There’s a special little subcategory of my year-end list this year that I’m tentatively dubbing “I Can’t Believe It’s Not Finnish!” With much of that country’s melodeath old guard either disbanded, commercialized, or in an ongoing slump, it makes sense that other countries are picking up the slack. And one of the finest examples of the faux-Finn sound you’ll hear this year comes straight from Japan. Not content to let Whispered hog the limelight of melodeath tinged with elements of traditional far East music, Serenity in Murder let loose their third album, The Eclipse, this year. Bombastic, colorfully melodic, and relentlessly fast, it’s an excellent encapsulation of everything the Finnish melodeath scene stands for; and, since most Japanese acts are seemingly incapable of marketing their shit outside of their region, it’s likely you indeed missed it.
More than Bodom or Kalmah, SiM reminds of Sweden’s Skyfire, another band carrying on the torch of the Finnodeath sound. Like Skyfire, SiM embellishes its compositions with conventionally beautiful piano flourishes and a power metal-like ear for melody that makes The Eclipse a downright majestic experience, and at a mere 40 minutes (34 if, like me, you skip the symphonic interludes), it’s a refreshingly concise one at that. Aside from these lulls, instant gratification is the name of the game, and tracks rarely take more than a few seconds to kick into full throttle with a barrage of blistering staccato riffs and quick-fire drum performances. It holds attention like carpenter’s glue as well, partially thanks to a well-spaced tracklist that musters a respectable amount of song to song variety.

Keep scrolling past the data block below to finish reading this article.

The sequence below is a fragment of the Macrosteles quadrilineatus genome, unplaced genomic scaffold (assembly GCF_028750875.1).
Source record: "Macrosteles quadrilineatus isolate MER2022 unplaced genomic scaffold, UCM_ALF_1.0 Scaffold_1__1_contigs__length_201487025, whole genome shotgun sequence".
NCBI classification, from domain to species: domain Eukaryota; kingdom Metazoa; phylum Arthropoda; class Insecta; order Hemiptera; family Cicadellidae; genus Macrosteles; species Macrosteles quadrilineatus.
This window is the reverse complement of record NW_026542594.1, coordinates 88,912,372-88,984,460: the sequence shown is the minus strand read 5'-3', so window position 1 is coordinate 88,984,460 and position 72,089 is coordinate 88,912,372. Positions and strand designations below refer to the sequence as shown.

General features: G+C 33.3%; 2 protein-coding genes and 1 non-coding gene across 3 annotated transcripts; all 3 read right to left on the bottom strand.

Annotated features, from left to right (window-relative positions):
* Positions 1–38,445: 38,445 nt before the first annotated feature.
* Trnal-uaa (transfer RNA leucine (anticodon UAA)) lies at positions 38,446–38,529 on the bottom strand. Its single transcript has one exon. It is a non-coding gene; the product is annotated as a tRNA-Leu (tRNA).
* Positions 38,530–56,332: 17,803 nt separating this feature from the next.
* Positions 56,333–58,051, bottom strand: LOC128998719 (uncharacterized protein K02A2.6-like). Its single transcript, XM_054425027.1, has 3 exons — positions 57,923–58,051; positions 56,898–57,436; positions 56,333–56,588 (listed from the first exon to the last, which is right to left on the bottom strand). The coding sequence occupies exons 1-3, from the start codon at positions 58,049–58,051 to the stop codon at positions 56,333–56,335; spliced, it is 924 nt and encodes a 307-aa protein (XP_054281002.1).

This variety is what, for me, pushes The Eclipse into the realm of greatness. Just as the listener grows acclimated to the album’s introductory salvo of solid yet standard melodeath numbers, “Dancing Flames” flips the script with a bizarre yet addictive pairing of bludgeoning d-beats and breathtaking piano lines. My pick of the album immediately follows with “The Sea Is…,” an almost-ballad which soars to emotional, satisfying melodic peaks while sneaking in a few welcome accelerations of quick-picked speed. The final proper track, “Land of the Rising Sun,” is an excellent closer, accented with elements of traditional Japanese music and the kind of pulse-quickening melodic bombast that defined Sagas-era Equilibrium. Equilibrium‘s footprint is all over this thing as evident in its symphonic arrangements, and with Sagas being one of my all-time favorites, I couldn’t be happier.
The only flaw pervasive enough to transcend nitpicking status is The Eclipse‘s horrendous mastering. In true Japanese metal fashion, every element of the mix feels like it’s fighting for a loudness award; sure, this isn’t a particularly subtle record, but there’s no excuse for excessive volume to the point of muddiness. Yet the combination of major production annoyances and minor gripes, such as lack of vocal variety and slightly underwhelming guitar arrangements, barely detract from Serenity in Murder’s incredible fun factor. This is one of the most addictive records I’ve heard this year, and if I had my way, there would be more melodeath albums in the world that embraced the style with such a lush and vibrant approach. It won’t beat out Æther Realm for best melodeath of the year, but it should be a list maker for genre fans all the same.
Tracks to check out: “Dancing Flames,” “The Sea Is…,” and “Land of the Rising Sun”